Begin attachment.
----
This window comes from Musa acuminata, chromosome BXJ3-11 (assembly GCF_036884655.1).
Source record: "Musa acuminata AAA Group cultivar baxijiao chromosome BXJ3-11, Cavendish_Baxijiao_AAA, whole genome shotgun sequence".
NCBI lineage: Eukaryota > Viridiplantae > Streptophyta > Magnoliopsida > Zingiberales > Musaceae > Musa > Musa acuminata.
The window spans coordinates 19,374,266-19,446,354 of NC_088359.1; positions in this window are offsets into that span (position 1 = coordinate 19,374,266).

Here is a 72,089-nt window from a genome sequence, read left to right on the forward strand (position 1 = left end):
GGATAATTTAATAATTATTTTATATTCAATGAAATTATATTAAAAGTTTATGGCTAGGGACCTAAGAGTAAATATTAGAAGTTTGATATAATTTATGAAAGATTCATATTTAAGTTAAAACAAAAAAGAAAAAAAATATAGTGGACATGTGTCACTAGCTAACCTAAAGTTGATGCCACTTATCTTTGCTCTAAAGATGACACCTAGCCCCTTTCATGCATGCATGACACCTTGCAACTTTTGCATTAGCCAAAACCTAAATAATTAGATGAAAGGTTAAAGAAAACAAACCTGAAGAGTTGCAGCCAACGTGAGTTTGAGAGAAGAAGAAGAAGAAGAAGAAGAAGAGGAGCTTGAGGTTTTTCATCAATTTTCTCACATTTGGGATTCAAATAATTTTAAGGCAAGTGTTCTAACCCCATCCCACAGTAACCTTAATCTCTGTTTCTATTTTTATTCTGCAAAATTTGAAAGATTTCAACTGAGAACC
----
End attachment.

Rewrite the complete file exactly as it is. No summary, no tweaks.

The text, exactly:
This window comes from Musa acuminata, chromosome BXJ3-11 (assembly GCF_036884655.1).
Source record: "Musa acuminata AAA Group cultivar baxijiao chromosome BXJ3-11, Cavendish_Baxijiao_AAA, whole genome shotgun sequence".
NCBI lineage: Eukaryota > Viridiplantae > Streptophyta > Magnoliopsida > Zingiberales > Musaceae > Musa > Musa acuminata.
The window spans coordinates 19,374,266-19,446,354 of NC_088359.1; positions in this window are offsets into that span (position 1 = coordinate 19,374,266).

Here is a 72,089-nt window from a genome sequence, read left to right on the forward strand (position 1 = left end):
GGATAATTTAATAATTATTTTATATTCAATGAAATTATATTAAAAGTTTATGGCTAGGGACCTAAGAGTAAATATTAGAAGTTTGATATAATTTATGAAAGATTCATATTTAAGTTAAAACAAAAAAGAAAAAAAATATAGTGGACATGTGTCACTAGCTAACCTAAAGTTGATGCCACTTATCTTTGCTCTAAAGATGACACCTAGCCCCTTTCATGCATGCATGACACCTTGCAACTTTTGCATTAGCCAAAACCTAAATAATTAGATGAAAGGTTAAAGAAAACAAACCTGAAGAGTTGCAGCCAACGTGAGTTTGAGAGAAGAAGAAGAAGAAGAAGAAGAAGAGGAGCTTGAGGTTTTTCATCAATTTTCTCACATTTGGGATTCAAATAATTTTAAGGCAAGTGTTCTAACCCCATCCCACAGTAACCTTAATCTCTGTTTCTATTTTTATTCTGCAAAATTTGAAAGATTTCAACTGAGAACC